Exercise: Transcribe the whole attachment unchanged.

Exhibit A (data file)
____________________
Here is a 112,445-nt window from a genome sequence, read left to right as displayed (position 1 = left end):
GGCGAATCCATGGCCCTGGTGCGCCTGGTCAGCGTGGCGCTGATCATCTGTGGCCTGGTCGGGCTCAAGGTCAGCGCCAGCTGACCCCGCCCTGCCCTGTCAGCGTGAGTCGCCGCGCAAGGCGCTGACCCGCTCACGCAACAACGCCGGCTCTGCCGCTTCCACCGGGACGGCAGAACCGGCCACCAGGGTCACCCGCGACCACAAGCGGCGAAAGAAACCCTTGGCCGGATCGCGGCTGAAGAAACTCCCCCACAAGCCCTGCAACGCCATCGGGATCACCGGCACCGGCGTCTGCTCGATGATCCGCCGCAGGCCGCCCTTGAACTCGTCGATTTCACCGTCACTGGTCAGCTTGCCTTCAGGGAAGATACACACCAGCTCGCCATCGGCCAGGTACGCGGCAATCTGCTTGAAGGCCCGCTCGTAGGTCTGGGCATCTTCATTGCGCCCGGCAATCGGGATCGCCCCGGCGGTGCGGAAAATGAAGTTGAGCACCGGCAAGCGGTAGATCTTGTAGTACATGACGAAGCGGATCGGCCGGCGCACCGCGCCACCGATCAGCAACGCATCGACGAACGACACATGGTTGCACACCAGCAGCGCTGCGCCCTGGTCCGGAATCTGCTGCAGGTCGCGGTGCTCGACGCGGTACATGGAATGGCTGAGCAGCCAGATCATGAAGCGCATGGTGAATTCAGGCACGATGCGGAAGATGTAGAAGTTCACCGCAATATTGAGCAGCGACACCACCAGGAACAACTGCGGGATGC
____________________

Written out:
Here is a 112,445-nt window from a genome sequence, read left to right as displayed (position 1 = left end):
GGCGAATCCATGGCCCTGGTGCGCCTGGTCAGCGTGGCGCTGATCATCTGTGGCCTGGTCGGGCTCAAGGTCAGCGCCAGCTGACCCCGCCCTGCCCTGTCAGCGTGAGTCGCCGCGCAAGGCGCTGACCCGCTCACGCAACAACGCCGGCTCTGCCGCTTCCACCGGGACGGCAGAACCGGCCACCAGGGTCACCCGCGACCACAAGCGGCGAAAGAAACCCTTGGCCGGATCGCGGCTGAAGAAACTCCCCCACAAGCCCTGCAACGCCATCGGGATCACCGGCACCGGCGTCTGCTCGATGATCCGCCGCAGGCCGCCCTTGAACTCGTCGATTTCACCGTCACTGGTCAGCTTGCCTTCAGGGAAGATACACACCAGCTCGCCATCGGCCAGGTACGCGGCAATCTGCTTGAAGGCCCGCTCGTAGGTCTGGGCATCTTCATTGCGCCCGGCAATCGGGATCGCCCCGGCGGTGCGGAAAATGAAGTTGAGCACCGGCAAGCGGTAGATCTTGTAGTACATGACGAAGCGGATCGGCCGGCGCACCGCGCCACCGATCAGCAACGCATCGACGAACGACACATGGTTGCACACCAGCAGCGCTGCGCCCTGGTCCGGAATCTGCTGCAGGTCGCGGTGCTCGACGCGGTACATGGAATGGCTGAGCAGCCAGATCATGAAGCGCATGGTGAATTCAGGCACGATGCGGAAGATGTAGAAGTTCACCGCAATATTGAGCAGCGACACCACCAGGAACAACTGCGGGATGC